Missouri’s Innovation Education Campuses
Missouri passed SB 381 establishing the Innovation Education Campus Fund, supporting partnerships between high schools or K-12 districts, public or private four-year institutions of high education, public two-year institutions of higher education, and/or Missouri-based businesses. The campuses engaging in such partnerships are eligible to receive funds if they are actively working to lower the cost of degree and shorten the time to earning a degree, provide applied and project-based learning in consultation with the business and industry partners, graduate students with direct access to career opportunities, and engage in active partnerships in ongoing program development and outcome reviews.

Kate Blosveren, Associate Executive Director

Common Core State Standards & CTE Roundup

July 8th, 2013

CCSS LogoWith nearly every state in the country working to implement the Common Core State Standards in mathematics and English/Literacy, and more and more resources and information being generated by states, districts, schools and education-focused organizations to support implementation, NASDCTEc is excited to present a blog series on the Common Core State Standards (CCSS) and Career Technical Education (CTE) that features news and resource directly impacting CTE educators as well as other materials we think are useful to the field.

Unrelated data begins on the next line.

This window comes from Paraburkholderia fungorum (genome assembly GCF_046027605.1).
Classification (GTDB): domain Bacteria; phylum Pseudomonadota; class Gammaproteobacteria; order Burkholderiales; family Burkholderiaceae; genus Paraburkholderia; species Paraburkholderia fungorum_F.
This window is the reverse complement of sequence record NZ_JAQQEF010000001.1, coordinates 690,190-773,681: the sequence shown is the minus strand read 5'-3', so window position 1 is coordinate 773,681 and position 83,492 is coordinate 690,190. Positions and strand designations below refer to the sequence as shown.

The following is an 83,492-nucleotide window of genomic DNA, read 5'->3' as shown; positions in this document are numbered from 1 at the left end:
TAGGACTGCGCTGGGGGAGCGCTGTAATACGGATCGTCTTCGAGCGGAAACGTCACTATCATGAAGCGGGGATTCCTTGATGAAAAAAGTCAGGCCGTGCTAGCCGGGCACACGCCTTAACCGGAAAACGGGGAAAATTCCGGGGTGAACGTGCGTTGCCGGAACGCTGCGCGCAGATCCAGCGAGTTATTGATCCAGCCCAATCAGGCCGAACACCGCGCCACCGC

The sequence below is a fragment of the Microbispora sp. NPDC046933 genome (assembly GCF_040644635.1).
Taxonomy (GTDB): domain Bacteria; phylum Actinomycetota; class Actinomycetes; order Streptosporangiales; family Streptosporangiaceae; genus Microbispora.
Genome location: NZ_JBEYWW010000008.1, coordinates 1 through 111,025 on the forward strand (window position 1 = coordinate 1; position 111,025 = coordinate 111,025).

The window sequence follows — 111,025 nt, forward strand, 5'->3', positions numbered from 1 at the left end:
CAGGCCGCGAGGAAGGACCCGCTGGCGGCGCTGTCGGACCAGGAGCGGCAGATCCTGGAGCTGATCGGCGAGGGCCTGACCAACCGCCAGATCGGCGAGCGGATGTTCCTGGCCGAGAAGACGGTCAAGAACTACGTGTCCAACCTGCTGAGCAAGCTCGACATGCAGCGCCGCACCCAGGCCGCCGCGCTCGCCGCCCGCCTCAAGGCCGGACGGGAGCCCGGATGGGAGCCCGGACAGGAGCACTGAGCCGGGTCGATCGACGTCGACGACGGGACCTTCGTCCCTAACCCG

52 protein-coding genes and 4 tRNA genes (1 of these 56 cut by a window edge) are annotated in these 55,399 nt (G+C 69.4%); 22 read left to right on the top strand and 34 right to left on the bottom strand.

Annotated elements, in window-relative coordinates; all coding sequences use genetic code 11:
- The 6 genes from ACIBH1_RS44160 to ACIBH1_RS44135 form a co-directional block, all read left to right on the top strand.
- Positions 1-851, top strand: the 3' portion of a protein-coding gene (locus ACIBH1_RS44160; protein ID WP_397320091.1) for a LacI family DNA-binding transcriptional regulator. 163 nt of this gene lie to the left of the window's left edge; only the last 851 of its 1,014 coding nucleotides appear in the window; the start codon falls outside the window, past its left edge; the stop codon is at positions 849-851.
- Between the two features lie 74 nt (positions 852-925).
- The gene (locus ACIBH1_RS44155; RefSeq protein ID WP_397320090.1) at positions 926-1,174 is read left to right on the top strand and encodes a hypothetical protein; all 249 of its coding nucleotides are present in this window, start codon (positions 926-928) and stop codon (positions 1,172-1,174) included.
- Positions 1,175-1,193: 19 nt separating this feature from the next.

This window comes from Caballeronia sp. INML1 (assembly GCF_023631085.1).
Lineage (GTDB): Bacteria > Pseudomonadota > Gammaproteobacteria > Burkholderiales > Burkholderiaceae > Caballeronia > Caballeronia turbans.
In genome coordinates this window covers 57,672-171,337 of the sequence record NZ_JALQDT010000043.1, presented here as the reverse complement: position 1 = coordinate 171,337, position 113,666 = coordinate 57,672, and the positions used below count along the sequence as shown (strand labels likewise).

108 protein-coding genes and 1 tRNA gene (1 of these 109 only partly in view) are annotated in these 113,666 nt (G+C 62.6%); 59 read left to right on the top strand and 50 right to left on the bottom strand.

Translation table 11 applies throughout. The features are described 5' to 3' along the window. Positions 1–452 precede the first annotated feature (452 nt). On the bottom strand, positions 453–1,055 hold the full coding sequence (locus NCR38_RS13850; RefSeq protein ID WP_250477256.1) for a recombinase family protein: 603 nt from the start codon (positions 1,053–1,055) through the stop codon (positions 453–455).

Featured Resources & Tools
The Teaching Channel offers an ever-growing library of videos to support the classroom-level implementation of the CCSS, including a number of videos that could be of specific use to CTE educators, such as this video on communications and robotics, this video on designing an iPad case for teachers, and this video on inquiry-based teaching.

The Georgia Department of Education has a Wiki page to support educators as they implement the CCSS in English Language Arts/Literacy, with a specific focus on CTE, science and history teachers. While only Georgia educators can use the message boards and share resources, the site has some good introductory tools to support non-English teachers’ implementation of a literacy-focused task, including “the reading process” and “writing.”